I agreed  to  this and paused the recording, and turned off the camera. You can see for yourself, here. The clear indication was that if I provided an unedited copy of the proceedings, then recording would be acceptable to all those present – irrespective of the lawful position.


Interestingly,  towards end of the meeting, Cllr Mrs Amanda Smith, queried the Council members present about an amendment on a proposal that was Minuted as having made at previous meeting, though  she did not remember  having done so. In the Minutes of the previous meeting, Cllr Mrs Smith  was said to have tabled an Amendment to a Proposal, of  which she  asserted she had no personal recollection. A lengthy discussion ensued, up to the point that Mayor Freeman announced that “our two colleagues at the back, in the public gallery, are gleeful that we cannot agree on the content of our last meeting” – whilst I wasn’t ‘gleeful’, I did find it fascinating that my idea of recording  the meeting would have alleviated the need to question minutes, and a lack of recollection. A clear indication, if ever one was needed, that a video recording of all meetings would prevent any inaccuracies from arising in Minutes, etc.

At the end of the meeting, which I might add was quite up-beat and productive (certainly not boring), I approached the Mayor and Deputy Mayor about the issue of filming.

During our conversation, it was made clear that a Council that embraced changes such as those being brought forth in the 21st Century would be seen to be ‘ahead of the curve’. It would also allow the Council to make the claim that it truly is embracing the ideals of transparency, in the modern age. The Council could also claim that it was attempting to engage the electorate in as many ways as possible, especially for the fact that by providing direct video on the internet, that people who would ordinarily be unable to attend Council meetings could participate via the video links on the internet – certainly the very idea of open and engaging governance!

Cllr Freeman certainly should be commended and applauded for accepting this idea.

However, the proceedings were brought into a negative light by Cllr Noreen  Wilson (Lab.), who attacked me verbally at the end of the meeting.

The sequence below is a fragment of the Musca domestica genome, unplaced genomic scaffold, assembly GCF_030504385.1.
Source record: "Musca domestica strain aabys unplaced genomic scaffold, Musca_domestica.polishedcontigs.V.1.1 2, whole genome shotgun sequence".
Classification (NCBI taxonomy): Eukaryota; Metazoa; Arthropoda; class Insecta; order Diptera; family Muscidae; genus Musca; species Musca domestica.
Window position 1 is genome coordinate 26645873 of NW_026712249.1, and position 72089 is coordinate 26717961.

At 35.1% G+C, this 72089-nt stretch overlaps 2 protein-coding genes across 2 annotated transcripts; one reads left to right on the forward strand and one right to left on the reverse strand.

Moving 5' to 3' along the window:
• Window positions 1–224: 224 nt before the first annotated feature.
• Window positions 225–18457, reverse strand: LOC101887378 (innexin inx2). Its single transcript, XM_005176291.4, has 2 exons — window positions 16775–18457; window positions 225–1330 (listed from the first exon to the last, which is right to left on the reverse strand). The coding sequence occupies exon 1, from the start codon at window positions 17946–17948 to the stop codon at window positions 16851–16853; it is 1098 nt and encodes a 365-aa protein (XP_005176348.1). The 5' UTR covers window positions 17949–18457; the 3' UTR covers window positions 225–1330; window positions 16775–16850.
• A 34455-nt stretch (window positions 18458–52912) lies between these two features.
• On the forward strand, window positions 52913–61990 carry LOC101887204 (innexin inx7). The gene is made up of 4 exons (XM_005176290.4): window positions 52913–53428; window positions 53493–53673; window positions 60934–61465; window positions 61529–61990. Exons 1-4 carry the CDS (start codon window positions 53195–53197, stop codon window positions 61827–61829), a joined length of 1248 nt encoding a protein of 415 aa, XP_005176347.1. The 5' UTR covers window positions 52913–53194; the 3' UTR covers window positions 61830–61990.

Her words to me, without provocation, or even any form of interaction, were:

  • “I will not be bullied by the likes of you into being filmed. You can  shove your camera up your arse!”

Those certainly are not the words of a fine, upstanding member of the community. They were witnessed by several members of the public, and Cllr Phil Trumper (at least). Whilst I have every regard for Noreen’s opinion, and respect her right to express herself, I’m sure she would be the first to cry foul if I had  were to address  her in a similar arrogant fashion.

Worse still, upon contacting her for a statement in relation to this issue (via email) her response was “Who are you and what/who do you represent please?” … this despite providing an email detailing that I would be developing  this story the next day or so, with a view to  publication.

All that remains, is to say that I will be attending the next meeting of WTC with a view to recording, and will happily provide an un-edited copy of the recording to WTC immediately after the meeting, in order to ensure that all parties are represented accurately.

Updates will be forthcoming as they are available.

One other slightly sour note should be mentioned. Members of the public leaving the meeting after only half an hour or so were surprised to see a Police car blocking the only exit from Pannett Park, clearing the way only when they had satisfied themselves that no activists were attempting an escape. 🙂

When the Police attended a Council Meeting at Seamer & Crossgates recently, the lead Officer explained to the council that there was no prohibition against filming. Regrettably, the Chairman, Councillor Harry Smith, stubbornly refused to accept the inevitable and promptly adjourned the meeting  – thus grabbing first prize in the Private Eye ‘Rotten Boroughs’ annual “Open Government” Award.